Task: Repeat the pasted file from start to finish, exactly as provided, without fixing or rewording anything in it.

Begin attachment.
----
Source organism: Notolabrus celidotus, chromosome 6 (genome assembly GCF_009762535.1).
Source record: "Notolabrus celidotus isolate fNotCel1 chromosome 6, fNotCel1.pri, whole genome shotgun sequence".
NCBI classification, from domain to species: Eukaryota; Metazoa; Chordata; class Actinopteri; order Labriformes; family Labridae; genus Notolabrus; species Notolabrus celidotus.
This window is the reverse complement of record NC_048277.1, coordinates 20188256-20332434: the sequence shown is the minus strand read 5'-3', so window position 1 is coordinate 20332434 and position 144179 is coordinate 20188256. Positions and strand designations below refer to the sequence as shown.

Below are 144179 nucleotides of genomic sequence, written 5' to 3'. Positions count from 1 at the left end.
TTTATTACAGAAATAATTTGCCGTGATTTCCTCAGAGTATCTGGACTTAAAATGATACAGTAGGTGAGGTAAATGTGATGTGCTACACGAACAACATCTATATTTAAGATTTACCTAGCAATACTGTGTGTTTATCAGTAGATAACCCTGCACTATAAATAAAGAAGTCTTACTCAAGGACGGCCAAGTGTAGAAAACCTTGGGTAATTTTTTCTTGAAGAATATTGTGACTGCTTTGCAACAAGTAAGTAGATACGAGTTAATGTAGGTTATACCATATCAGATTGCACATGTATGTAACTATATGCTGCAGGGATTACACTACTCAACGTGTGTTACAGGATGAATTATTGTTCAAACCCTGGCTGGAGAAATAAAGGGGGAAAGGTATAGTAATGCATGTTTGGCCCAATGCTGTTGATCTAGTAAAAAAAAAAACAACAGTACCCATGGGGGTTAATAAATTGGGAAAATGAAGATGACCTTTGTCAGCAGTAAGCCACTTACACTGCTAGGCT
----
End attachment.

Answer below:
Source organism: Notolabrus celidotus, chromosome 6 (genome assembly GCF_009762535.1).
Source record: "Notolabrus celidotus isolate fNotCel1 chromosome 6, fNotCel1.pri, whole genome shotgun sequence".
NCBI classification, from domain to species: Eukaryota; Metazoa; Chordata; class Actinopteri; order Labriformes; family Labridae; genus Notolabrus; species Notolabrus celidotus.
This window is the reverse complement of record NC_048277.1, coordinates 20188256-20332434: the sequence shown is the minus strand read 5'-3', so window position 1 is coordinate 20332434 and position 144179 is coordinate 20188256. Positions and strand designations below refer to the sequence as shown.

Below are 144179 nucleotides of genomic sequence, written 5' to 3'. Positions count from 1 at the left end.
TTTATTACAGAAATAATTTGCCGTGATTTCCTCAGAGTATCTGGACTTAAAATGATACAGTAGGTGAGGTAAATGTGATGTGCTACACGAACAACATCTATATTTAAGATTTACCTAGCAATACTGTGTGTTTATCAGTAGATAACCCTGCACTATAAATAAAGAAGTCTTACTCAAGGACGGCCAAGTGTAGAAAACCTTGGGTAATTTTTTCTTGAAGAATATTGTGACTGCTTTGCAACAAGTAAGTAGATACGAGTTAATGTAGGTTATACCATATCAGATTGCACATGTATGTAACTATATGCTGCAGGGATTACACTACTCAACGTGTGTTACAGGATGAATTATTGTTCAAACCCTGGCTGGAGAAATAAAGGGGGAAAGGTATAGTAATGCATGTTTGGCCCAATGCTGTTGATCTAGTAAAAAAAAAAACAACAGTACCCATGGGGGTTAATAAATTGGGAAAATGAAGATGACCTTTGTCAGCAGTAAGCCACTTACACTGCTAGGCT